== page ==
Theodor Bergmann

Louis Proyect lnp3 at SPAMpanix.com
Thu May 11 17:49:00 MDT 2000


I have the highest regard for Theodor Bergmann, the 84 year old editor of
the Hamburg-based magazine "Sozialismus," who spoke last night at the
Brecht Forum on "The German Anti-Nazi Left". Three years ago the magazine
entered into a fraternal relationship with Monthly Review, which is edited
by Paul Sweezy and Harry Magdoff, themselves well-known and respected
old-timers. Not that I have anything against young radicals, but men and
women in their 80s who are still going strong deserve our special respect.

"Sozialismus" was also the first serious journal to print something I
wrote, namely my puckish report on the last Rethinking Marxism conference,
titled "Wissen-shaftskriege" (Science Wars). It told the story of how
female Marxist graduate students from India nearly drove a terminally
long-winded Etienne Balibar from the stage and how during the aftermath of
the protest conference organizers tried to root out a Sokalite conspiracy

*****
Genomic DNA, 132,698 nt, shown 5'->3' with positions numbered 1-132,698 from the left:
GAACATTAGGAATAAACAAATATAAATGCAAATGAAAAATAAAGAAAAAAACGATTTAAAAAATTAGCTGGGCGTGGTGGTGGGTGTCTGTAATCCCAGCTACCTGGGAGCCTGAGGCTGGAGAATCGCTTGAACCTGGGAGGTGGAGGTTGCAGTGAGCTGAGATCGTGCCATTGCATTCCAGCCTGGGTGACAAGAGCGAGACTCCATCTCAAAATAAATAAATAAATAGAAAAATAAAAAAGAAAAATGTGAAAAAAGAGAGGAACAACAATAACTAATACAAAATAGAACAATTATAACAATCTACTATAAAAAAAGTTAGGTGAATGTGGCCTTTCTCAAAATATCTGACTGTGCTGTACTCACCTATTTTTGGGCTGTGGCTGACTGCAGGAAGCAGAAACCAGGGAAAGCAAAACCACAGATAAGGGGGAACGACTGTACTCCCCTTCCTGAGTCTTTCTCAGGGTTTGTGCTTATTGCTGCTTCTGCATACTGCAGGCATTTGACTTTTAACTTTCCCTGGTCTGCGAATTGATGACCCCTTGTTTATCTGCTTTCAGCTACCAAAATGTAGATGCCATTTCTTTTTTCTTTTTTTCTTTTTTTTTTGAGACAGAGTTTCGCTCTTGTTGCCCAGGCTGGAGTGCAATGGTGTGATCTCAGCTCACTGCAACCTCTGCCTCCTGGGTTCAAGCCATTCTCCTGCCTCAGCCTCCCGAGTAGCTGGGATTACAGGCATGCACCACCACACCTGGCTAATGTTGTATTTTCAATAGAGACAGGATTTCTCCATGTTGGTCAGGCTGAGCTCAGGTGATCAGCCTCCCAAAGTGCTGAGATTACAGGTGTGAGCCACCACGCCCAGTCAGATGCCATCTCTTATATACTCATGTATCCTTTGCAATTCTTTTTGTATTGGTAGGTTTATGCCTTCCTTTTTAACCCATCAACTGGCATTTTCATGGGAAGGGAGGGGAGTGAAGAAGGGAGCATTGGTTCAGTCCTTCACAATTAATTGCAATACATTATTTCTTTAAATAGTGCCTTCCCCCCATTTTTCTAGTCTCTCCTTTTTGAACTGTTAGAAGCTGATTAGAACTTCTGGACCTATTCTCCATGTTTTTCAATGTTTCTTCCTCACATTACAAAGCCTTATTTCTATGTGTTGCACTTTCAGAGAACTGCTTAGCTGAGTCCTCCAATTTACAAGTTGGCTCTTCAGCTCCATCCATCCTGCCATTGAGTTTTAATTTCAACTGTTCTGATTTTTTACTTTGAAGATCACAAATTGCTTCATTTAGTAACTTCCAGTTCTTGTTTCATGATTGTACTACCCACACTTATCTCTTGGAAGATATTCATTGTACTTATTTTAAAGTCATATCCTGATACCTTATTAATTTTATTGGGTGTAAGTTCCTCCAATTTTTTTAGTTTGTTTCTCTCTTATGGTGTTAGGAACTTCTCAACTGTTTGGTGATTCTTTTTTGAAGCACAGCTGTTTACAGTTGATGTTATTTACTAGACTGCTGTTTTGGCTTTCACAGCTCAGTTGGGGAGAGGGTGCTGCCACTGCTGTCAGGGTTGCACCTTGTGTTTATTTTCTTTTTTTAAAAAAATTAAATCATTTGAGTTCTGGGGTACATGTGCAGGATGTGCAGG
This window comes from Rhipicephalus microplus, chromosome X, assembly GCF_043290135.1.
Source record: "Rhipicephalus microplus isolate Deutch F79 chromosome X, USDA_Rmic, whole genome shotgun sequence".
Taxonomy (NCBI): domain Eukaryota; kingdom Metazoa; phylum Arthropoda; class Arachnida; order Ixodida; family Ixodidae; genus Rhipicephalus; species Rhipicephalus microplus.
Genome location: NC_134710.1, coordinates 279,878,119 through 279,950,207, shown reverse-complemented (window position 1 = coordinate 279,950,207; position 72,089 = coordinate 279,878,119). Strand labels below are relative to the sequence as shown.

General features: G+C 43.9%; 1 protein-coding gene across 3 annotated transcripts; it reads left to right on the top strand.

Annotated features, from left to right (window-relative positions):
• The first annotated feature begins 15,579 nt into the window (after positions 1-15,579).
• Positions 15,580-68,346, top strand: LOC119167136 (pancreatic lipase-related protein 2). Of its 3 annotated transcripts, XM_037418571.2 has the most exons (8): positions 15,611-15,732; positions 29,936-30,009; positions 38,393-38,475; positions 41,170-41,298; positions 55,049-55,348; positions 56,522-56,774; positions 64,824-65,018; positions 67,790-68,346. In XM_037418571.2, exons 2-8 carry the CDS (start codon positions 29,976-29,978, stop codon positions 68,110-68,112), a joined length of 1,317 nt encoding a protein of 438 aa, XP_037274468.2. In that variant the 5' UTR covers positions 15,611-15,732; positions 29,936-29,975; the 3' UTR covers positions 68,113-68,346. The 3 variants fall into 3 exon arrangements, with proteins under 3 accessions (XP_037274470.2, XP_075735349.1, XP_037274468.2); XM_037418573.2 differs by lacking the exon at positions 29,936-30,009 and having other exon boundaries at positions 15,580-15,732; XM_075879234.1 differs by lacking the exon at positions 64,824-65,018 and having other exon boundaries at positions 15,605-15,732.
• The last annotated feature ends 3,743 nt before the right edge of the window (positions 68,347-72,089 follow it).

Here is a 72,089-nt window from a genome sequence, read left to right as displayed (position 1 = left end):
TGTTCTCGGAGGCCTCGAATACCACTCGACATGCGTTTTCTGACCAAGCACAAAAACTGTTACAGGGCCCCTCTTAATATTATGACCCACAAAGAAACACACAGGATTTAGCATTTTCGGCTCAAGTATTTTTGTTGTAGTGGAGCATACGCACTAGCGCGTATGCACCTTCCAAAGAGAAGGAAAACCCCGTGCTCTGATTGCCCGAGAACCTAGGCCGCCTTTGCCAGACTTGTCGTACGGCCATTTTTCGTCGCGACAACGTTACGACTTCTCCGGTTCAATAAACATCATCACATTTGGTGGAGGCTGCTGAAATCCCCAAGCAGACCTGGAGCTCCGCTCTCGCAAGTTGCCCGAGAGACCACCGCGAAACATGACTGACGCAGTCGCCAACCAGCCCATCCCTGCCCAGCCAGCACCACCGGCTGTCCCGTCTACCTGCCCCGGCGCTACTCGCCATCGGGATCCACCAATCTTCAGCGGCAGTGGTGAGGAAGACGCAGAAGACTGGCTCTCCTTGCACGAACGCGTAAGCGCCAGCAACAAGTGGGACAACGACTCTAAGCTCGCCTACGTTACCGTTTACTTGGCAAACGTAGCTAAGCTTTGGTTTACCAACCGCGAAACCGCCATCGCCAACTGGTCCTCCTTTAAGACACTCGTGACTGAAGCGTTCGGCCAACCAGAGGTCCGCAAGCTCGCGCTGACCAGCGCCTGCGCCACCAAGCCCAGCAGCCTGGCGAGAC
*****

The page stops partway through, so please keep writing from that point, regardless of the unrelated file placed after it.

that presumably was responsible. (There was no such conspiracy.)

Bergmann was a member of the youth group of the Left Communists in the
1920s, a party that Cochranite Erwin Baur's mother belonged to as well. In
an interview I conducted with him recently, Erwin explained that it was
natural for him to end up in the American Trotskyist movement in the 1930s
because as he was growing up talk around the dinner table focused on the
evils of the capitalist system and the inadequacy of the mass Communist
Parties. Erwin, a life-long UAW militant and currently a member of
Solidarity, is the same age as Theodor and another example of how to stand
up to the system over the long haul.

The German Left Communists were a split from the party led by August
Thalheimer and Heinrich Brandler. They, along with Paul Levi, were the
ideological heirs of Rosa Luxemburg and usually showed better judgement